Remember Ernestine? She may be making a comeback. Or at least her attitude may be making a comeback.
If you don't know what I'm talking about, it's a shame you missed "Rowan & Martin's Laugh-In" on TV in the '60s and '70s. Rent a DVD and enjoy it.
Anyway, Ernestine was the bra-trap-tugging, pucker-mouthed, nasal-talking telephone operator brought to life by Lily Tomlin. Everybody loved those sketches. Often she would go through a session where she devastatingly annoyed some poor phone customer and capped it off with my favorite line: ``We don't care. We don't have to care. We're the phone company.''
That line always hit a home run for me. It just seemed to fit the phone companies' monopoly situation perfectly.
Well, that was before they broke up Ma Bell, and a lot of telephone conversations have gone over the wires since then. Some competition did actually spring up in the telephony market, and I'd have to say it did make things a little better.
Of course, that was all before the next big thing in communications: the cell phone.
Just the other day an interesting milestone zipped by. According to research firm Informa, cell phone subscriptions reached 3.3 billion on Thursday, Nov. 29. That's half the number of people living on Earth.
I would think it's no wonder then, that AT&T announced a few days later that it was getting out of the pay-phone business. When was the last time you went into a phone booth? I know I can't remember my last time.
If you dwell a little on the thought, that's an awful lot of cell phones. Also, a lot of people with cell phones, although some people have more than one.
That would seem like, maybe, in the neighborhood of 3 billion people. Probably most of them with enough disposable income to have a cell phone. That's quite an audience.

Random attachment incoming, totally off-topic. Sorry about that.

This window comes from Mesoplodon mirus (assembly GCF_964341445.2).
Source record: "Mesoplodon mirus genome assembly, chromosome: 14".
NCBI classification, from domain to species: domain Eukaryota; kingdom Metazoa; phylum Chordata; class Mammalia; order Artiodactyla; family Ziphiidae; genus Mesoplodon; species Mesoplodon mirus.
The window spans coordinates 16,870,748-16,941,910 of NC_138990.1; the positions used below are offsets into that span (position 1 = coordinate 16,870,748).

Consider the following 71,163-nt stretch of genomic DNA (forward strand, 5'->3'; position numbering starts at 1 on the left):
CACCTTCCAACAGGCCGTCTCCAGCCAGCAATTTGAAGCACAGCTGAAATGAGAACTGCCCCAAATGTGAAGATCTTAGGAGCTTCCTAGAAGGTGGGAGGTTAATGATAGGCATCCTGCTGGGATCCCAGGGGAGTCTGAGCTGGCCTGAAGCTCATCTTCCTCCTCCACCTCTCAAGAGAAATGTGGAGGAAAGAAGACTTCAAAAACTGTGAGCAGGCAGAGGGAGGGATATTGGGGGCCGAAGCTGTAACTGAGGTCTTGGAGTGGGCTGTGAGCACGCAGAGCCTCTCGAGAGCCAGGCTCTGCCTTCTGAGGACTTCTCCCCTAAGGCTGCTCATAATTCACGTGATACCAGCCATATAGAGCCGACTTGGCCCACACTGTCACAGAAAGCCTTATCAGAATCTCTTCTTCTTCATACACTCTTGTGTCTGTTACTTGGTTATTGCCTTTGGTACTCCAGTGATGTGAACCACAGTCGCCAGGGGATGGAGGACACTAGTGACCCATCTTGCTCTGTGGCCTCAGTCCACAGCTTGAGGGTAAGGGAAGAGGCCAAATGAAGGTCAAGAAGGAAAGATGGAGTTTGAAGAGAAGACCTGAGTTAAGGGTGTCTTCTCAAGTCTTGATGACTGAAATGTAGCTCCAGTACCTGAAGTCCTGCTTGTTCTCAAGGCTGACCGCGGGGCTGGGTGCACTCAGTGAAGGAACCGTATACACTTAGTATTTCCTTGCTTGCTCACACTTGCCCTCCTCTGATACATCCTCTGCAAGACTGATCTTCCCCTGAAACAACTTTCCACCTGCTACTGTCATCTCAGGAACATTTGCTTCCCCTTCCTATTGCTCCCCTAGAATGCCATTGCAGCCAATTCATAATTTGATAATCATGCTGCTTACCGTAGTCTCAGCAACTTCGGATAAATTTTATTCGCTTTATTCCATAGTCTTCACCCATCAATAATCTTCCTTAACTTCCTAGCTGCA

Are you catching my drift here, folks? A lot of people selling stuff would sure like to have all those cell phone users listen to a sales pitch.
Or two. Or three, or more.
And they would pay decent money to have that opportunity.
So here's where we get back to Ernestine and her cavalier attitude.
The cell phone companies are in control of this audience. Very certainly they control it. They've quite literally got you by the hip, or pocket or purse, or wherever you happen to carry your cell. When the phone rings, you react, don't you?
Once you've signed your contract with them, ``they don't have to care." And even if you don't like it, you probably won't switch to another cell phone company, because by the time your contract runs out, all of them will be doing it. There won't be much point in changing companies for that reason.
The situation can only be described as an advertiser's dream.
And the cell phone companies are going to make it come true.
You can bet on it. If I make only one prediction for 2008, it will be that it will be the year of the development of cell-phone advertising.
I'm not even going to claim that I have any kind of special insight into this kind of thing. All you have to do to come to this conclusion is read the agreement you sign. I recently re-upped with Verizon, and there was a paragraph that spelled out explicitly that they have the right to use you for advertising fodder.
I don't know what forms it will take, but it will happen. Whether we like it or not. There is too much money at stake for the phone companies and too many possibilities at stake for businesses that want you to see what they have to say.
I sincerely hope I'm wrong. But I won't be. And you can quote me on that.
Bruce Endries is former systems manager at The Daily Star. He can be reached by e-mail at